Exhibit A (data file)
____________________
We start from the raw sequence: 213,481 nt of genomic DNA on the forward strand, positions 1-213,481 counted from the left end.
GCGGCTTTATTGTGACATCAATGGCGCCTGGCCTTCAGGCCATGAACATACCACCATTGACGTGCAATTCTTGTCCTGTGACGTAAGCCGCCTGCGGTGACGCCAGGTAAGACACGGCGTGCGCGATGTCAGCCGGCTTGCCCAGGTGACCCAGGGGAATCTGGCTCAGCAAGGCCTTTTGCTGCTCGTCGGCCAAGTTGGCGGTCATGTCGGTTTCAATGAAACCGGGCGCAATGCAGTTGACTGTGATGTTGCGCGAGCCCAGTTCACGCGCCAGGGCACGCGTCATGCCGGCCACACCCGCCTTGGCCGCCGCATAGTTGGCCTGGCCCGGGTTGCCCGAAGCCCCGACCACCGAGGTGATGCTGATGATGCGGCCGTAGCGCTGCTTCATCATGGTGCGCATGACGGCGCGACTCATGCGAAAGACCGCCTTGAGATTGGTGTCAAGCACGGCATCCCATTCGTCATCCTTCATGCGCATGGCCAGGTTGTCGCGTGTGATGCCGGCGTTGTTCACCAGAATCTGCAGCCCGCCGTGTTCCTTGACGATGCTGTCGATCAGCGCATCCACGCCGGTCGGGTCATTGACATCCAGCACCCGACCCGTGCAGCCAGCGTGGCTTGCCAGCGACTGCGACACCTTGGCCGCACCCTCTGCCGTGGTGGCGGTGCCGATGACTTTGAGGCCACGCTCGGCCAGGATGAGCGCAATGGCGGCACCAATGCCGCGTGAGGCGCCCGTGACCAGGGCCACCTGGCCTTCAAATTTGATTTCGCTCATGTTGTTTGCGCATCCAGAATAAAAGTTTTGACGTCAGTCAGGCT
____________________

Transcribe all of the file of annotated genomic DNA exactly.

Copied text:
We start from the raw sequence: 213,481 nt of genomic DNA on the forward strand, positions 1-213,481 counted from the left end.
GCGGCTTTATTGTGACATCAATGGCGCCTGGCCTTCAGGCCATGAACATACCACCATTGACGTGCAATTCTTGTCCTGTGACGTAAGCCGCCTGCGGTGACGCCAGGTAAGACACGGCGTGCGCGATGTCAGCCGGCTTGCCCAGGTGACCCAGGGGAATCTGGCTCAGCAAGGCCTTTTGCTGCTCGTCGGCCAAGTTGGCGGTCATGTCGGTTTCAATGAAACCGGGCGCAATGCAGTTGACTGTGATGTTGCGCGAGCCCAGTTCACGCGCCAGGGCACGCGTCATGCCGGCCACACCCGCCTTGGCCGCCGCATAGTTGGCCTGGCCCGGGTTGCCCGAAGCCCCGACCACCGAGGTGATGCTGATGATGCGGCCGTAGCGCTGCTTCATCATGGTGCGCATGACGGCGCGACTCATGCGAAAGACCGCCTTGAGATTGGTGTCAAGCACGGCATCCCATTCGTCATCCTTCATGCGCATGGCCAGGTTGTCGCGTGTGATGCCGGCGTTGTTCACCAGAATCTGCAGCCCGCCGTGTTCCTTGACGATGCTGTCGATCAGCGCATCCACGCCGGTCGGGTCATTGACATCCAGCACCCGACCCGTGCAGCCAGCGTGGCTTGCCAGCGACTGCGACACCTTGGCCGCACCCTCTGCCGTGGTGGCGGTGCCGATGACTTTGAGGCCACGCTCGGCCAGGATGAGCGCAATGGCGGCACCAATGCCGCGTGAGGCGCCCGTGACCAGGGCCACCTGGCCTTCAAATTTGATTTCGCTCATGTTGTTTGCGCATCCAGAATAAAAGTTTTGACGTCAGTCAGGCT